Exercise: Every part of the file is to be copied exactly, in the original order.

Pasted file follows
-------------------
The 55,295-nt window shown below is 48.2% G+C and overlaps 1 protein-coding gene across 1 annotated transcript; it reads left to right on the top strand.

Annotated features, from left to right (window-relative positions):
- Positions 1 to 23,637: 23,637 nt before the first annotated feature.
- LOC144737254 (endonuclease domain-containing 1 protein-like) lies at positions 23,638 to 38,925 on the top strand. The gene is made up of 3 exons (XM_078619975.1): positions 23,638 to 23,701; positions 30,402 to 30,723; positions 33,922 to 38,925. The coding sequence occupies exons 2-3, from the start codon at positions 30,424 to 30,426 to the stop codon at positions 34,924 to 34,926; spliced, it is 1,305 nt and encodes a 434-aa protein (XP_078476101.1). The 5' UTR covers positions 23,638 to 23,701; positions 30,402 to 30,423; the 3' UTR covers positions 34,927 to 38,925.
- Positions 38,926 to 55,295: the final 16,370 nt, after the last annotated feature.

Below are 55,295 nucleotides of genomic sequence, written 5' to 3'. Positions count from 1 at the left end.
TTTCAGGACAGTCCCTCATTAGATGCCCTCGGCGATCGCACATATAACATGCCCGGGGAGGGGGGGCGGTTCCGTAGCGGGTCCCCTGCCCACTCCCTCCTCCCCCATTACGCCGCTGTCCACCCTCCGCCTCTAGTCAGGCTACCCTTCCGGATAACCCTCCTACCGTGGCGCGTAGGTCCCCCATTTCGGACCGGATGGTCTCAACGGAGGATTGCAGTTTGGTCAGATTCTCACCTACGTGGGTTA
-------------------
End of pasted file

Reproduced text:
The 55,295-nt window shown below is 48.2% G+C and overlaps 1 protein-coding gene across 1 annotated transcript; it reads left to right on the top strand.

Annotated features, from left to right (window-relative positions):
- Positions 1 to 23,637: 23,637 nt before the first annotated feature.
- LOC144737254 (endonuclease domain-containing 1 protein-like) lies at positions 23,638 to 38,925 on the top strand. The gene is made up of 3 exons (XM_078619975.1): positions 23,638 to 23,701; positions 30,402 to 30,723; positions 33,922 to 38,925. The coding sequence occupies exons 2-3, from the start codon at positions 30,424 to 30,426 to the stop codon at positions 34,924 to 34,926; spliced, it is 1,305 nt and encodes a 434-aa protein (XP_078476101.1). The 5' UTR covers positions 23,638 to 23,701; positions 30,402 to 30,423; the 3' UTR covers positions 34,927 to 38,925.
- Positions 38,926 to 55,295: the final 16,370 nt, after the last annotated feature.

Below are 55,295 nucleotides of genomic sequence, written 5' to 3'. Positions count from 1 at the left end.
TTTCAGGACAGTCCCTCATTAGATGCCCTCGGCGATCGCACATATAACATGCCCGGGGAGGGGGGGCGGTTCCGTAGCGGGTCCCCTGCCCACTCCCTCCTCCCCCATTACGCCGCTGTCCACCCTCCGCCTCTAGTCAGGCTACCCTTCCGGATAACCCTCCTACCGTGGCGCGTAGGTCCCCCATTTCGGACCGGATGGTCTCAACGGAGGATTGCAGTTTGGTCAGATTCTCACCTACGTGGGTTA